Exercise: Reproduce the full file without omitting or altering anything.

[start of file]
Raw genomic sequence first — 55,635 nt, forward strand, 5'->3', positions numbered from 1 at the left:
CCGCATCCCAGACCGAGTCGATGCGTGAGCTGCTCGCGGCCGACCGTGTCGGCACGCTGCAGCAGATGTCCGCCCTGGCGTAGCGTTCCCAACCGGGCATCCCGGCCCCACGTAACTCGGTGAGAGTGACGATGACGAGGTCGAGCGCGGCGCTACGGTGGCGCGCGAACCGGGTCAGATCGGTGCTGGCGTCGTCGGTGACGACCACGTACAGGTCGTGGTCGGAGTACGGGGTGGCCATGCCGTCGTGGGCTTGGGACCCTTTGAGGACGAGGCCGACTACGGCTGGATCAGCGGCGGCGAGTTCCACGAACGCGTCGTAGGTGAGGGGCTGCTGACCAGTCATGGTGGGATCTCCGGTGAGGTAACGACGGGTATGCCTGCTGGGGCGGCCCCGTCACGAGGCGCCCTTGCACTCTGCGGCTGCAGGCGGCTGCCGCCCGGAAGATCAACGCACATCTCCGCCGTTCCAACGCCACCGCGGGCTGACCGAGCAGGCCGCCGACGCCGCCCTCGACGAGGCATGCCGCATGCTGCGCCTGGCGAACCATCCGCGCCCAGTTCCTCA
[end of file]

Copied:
Raw genomic sequence first — 55,635 nt, forward strand, 5'->3', positions numbered from 1 at the left:
CCGCATCCCAGACCGAGTCGATGCGTGAGCTGCTCGCGGCCGACCGTGTCGGCACGCTGCAGCAGATGTCCGCCCTGGCGTAGCGTTCCCAACCGGGCATCCCGGCCCCACGTAACTCGGTGAGAGTGACGATGACGAGGTCGAGCGCGGCGCTACGGTGGCGCGCGAACCGGGTCAGATCGGTGCTGGCGTCGTCGGTGACGACCACGTACAGGTCGTGGTCGGAGTACGGGGTGGCCATGCCGTCGTGGGCTTGGGACCCTTTGAGGACGAGGCCGACTACGGCTGGATCAGCGGCGGCGAGTTCCACGAACGCGTCGTAGGTGAGGGGCTGCTGACCAGTCATGGTGGGATCTCCGGTGAGGTAACGACGGGTATGCCTGCTGGGGCGGCCCCGTCACGAGGCGCCCTTGCACTCTGCGGCTGCAGGCGGCTGCCGCCCGGAAGATCAACGCACATCTCCGCCGTTCCAACGCCACCGCGGGCTGACCGAGCAGGCCGCCGACGCCGCCCTCGACGAGGCATGCCGCATGCTGCGCCTGGCGAACCATCCGCGCCCAGTTCCTCA